Organizations need people who know what they’re doing, where they’re going, and have the skills to get there. We call that “talent.”
Unfortunately, there’s a common misbelief that the best way to get talent is to buy it – not build it – by ranking everyone, eliminating those at the bottom and hiring new people to replace them.
This approach was first popularized in the 1980’s by Jack Welch at GE and was reinforced in 2001 by Jim Collins who told us to “get the right people on the bus and the wrong people off.”
By 2012, 60% of Fortune 500 firms were using some type of ranking system – with dubious results. Vanity Fair contributing editor Kurt Eichenwald blamed Microsoft’s stack ranking system for a “lost decade and a cannibalistic culture.” He interviewed a number of current and former Microsoft employees who all cited stack ranking as the most destructive process in the company. Even though Microsoft finally abandoned this practice in 2013, it remains alive and well in many companies.
This practice leads people to focus on self-promoting instead of on development, and those identified at the bottom level are often high performers who simply did not spend enough time playing politics.
Treating people like replaceable commodities is not only disrespectful and demoralizing, but waiting for them to fail and then weeding them out does not make good business sense.
The best way to infuse your organization with talent is to develop it.
Yes, it’s good to regularly bring in some new people with fresh perspectives to ensure the organization does not become stale. But if your organization is dedicated to developing internal talent, everyone benefits.
- It’s less costly to develop talent internally than it is to recruit and onboard new people effectively.
- Developing talent internally is less risky than bringing in unknown, unproven outsiders because you already know there’s a culture fit.
- Morale is higher when people know they have an opportunity to learn and grow.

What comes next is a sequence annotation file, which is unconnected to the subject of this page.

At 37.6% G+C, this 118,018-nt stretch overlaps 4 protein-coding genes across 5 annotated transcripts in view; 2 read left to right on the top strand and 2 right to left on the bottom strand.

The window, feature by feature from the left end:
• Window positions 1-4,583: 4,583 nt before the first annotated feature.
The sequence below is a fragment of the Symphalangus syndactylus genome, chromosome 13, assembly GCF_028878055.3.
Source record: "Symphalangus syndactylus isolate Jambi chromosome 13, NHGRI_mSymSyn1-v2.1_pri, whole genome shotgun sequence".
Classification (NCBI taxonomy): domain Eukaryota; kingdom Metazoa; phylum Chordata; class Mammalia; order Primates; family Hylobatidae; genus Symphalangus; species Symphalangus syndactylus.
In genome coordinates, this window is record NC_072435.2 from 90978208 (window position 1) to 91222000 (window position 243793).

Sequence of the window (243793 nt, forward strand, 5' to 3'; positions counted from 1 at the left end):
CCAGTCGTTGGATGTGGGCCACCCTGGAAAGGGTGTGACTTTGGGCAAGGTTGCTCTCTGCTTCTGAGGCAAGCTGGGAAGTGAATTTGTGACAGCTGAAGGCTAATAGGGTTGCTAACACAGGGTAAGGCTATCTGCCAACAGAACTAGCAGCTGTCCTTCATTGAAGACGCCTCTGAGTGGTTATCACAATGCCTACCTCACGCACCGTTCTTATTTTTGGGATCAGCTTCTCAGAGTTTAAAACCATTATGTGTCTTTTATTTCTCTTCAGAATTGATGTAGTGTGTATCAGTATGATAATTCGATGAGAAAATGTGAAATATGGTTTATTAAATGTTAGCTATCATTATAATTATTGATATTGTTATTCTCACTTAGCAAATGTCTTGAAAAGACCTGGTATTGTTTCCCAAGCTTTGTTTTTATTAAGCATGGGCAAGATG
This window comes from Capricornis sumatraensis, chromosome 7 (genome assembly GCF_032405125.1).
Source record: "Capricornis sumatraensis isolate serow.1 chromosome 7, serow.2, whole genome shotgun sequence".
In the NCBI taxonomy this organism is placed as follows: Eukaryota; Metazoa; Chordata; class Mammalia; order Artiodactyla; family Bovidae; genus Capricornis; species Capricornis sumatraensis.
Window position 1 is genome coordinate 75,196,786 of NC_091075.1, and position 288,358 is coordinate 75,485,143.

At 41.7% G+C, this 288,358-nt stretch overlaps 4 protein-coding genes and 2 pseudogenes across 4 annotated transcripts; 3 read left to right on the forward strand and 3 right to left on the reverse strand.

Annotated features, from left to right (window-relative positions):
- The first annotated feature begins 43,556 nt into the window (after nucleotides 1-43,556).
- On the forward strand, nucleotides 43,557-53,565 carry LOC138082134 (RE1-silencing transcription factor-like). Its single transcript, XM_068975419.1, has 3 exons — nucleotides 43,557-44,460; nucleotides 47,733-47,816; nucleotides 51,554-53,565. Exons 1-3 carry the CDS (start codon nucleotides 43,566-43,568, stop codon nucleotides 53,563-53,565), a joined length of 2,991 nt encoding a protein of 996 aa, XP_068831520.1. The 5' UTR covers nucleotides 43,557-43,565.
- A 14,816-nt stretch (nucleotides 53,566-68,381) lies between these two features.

- Creativity, innovation, and the ability to adapt to change increases.
Take a serious look at the potential talent you are likely missing.
What if you believed everyone has the potential to be a winner, and it’s your job as a manager to develop winners?
What should you do with the bus? Park it (permanently) and get everyone off. Do you really want an organization full of passengers?
Enable people to drive their own vehicles by focusing on development and ensuring the vision is clear and shared.
Forget that clunky, gas-guzzling bus. Doesn’t a fast, nimble fleet of vehicles headed in the same direction make more sense?
Indeed, introverts and those who are adverse to politics do not do well in companies with these practices unless they are spotted by someone who is willing to champion them, and unfortunately, there are no guarantees that will happen. I read your article with interest. It’s very well written, makes a strong case for development and offers excellent advice on how to take action. The model you suggest is compatible with the situational leadership model that I will be describing in my next post. Thanks for enriching the conversation.
I like this Jesse, and have always had an issue with people looking after their careers instead of looking after the business. I have never got the cause, even though I understood the motivation, but this makes perfect sense to me now.
The unintended consequence of how we sift out top and bottom performers can only result in self preservation and therefore people being more obsessed with not taking a risk that could be a career limiting move. This is a massive opportunity cost for the business to thrive in my opinion and needs serious shift in thinking and action to unwind.
“This practice leads people to focus on self-promoting instead of on development, and those identified at the bottom level are often high performers who simply did not spend enough time playing politics.” That just nailed it for me.
Hi Thabo, Yes, quite often the system itself is what causes people to act in ways that don’t make sense and actually are not good for themselves or the business. If you didn’t see it earlier, you might enjoy my post on structural integrity that describes the different systems and processes that if not aligned, will derail even well-intentioned people.” These are indeed unintended consequences and, as you said so well, “a massive opportunity cost.”
Really? You are challenging the great work by Jim Collins and his team? Jim’s book is not theory (like what you are pushing) it was a study of the most successful companies in history. The idea of getting the right people on the bus is correct and still stands today. Jim never mentions ranking people. He talks about getting the best people and developing them.
You are certainly brave to challenge “the bus principal” but I suspect you are doing it to provoke discussion.